When you’ve decided on the size of the boat, you need to decide how much money you want to spend. In the Galapagos Islands it’s almost always a case of what you spend is what you get - the more expensive boats cost more for a reason - because they’re better in terms of both their staff, food, guides and the accommodation on board. If you are utterly determined to see a particular type of bird or animal, pay attention to the individual cruises itinerary and which islands they visit - if a seeing a particular type or colour of booby bird is not that important to you, then don’t worry about the itinerary as almost all boats have extremely similar itineraries and almost all visit the best places anyway. My advice would be not to get too hung up on the cruises itinerary and which islands are visited.
Almost all Galapagos Islands cruises offer extremely similar vacation experiences, the only differentials being the size of the boat and it’s quality, which is directly related to the cost. When you’ve narrowed everything down to a time of the year, size of the boat and amount of money you want to spend, having checked what is available at that time there will probably only be a few boats to choose from. Just pick one - they’re all almost all the same after all!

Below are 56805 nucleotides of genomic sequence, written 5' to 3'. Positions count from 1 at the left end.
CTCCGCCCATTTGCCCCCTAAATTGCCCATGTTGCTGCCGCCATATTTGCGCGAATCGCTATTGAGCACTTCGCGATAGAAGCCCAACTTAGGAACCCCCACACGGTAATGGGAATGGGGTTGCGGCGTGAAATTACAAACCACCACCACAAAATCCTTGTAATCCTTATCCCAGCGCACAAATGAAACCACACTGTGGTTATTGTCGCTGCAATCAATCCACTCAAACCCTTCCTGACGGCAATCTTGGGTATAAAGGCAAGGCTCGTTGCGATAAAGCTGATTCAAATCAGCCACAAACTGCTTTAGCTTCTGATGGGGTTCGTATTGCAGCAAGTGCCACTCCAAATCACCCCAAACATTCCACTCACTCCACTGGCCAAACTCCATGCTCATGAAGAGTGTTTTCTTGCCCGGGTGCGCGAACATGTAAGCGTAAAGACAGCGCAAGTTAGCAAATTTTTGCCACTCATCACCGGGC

Having selected your boat (or made the decisions noted above), you’ll need to book the cruise. Going directly to the actual cruise ship operator is rarely cheaper than booking with a specialist tour operator as those same tour operators receive high commission rates and therefore often charge the same price as booking it with the source. Choose a specialist Ecuador or Latin America tour operator as they’ll give you the best advice. Book the flights to the Galapagos (from Quito or Guayaquil in Ecuador) at the same time - there’s little point in booking them yourself as you’ll probably get in a muddle and may end up on the wrong island!
Once your cruise is sorted out, now is the time to develop the rest of your Ecuador vacation itinerary. NEVER arrive in Ecuador one day before your cruise departs as if you’re international flight is cancelled, or your bags are lost, your dream holiday will be completely wrecked. It happens a lot. Arrive at least two days before the cruise departure.
Consider spending much longer on the mainland before (or after) your cruise to the Galapagos Islands as there’s much so see including colonial towns and cities such as Quito and Cuenca, indigenous markets such as that of Otavalo, Inca ruins at Ingapirca, rainforest lodges in the Amazon as well as volcanic scnery beautiful for trekking and outdoor activities.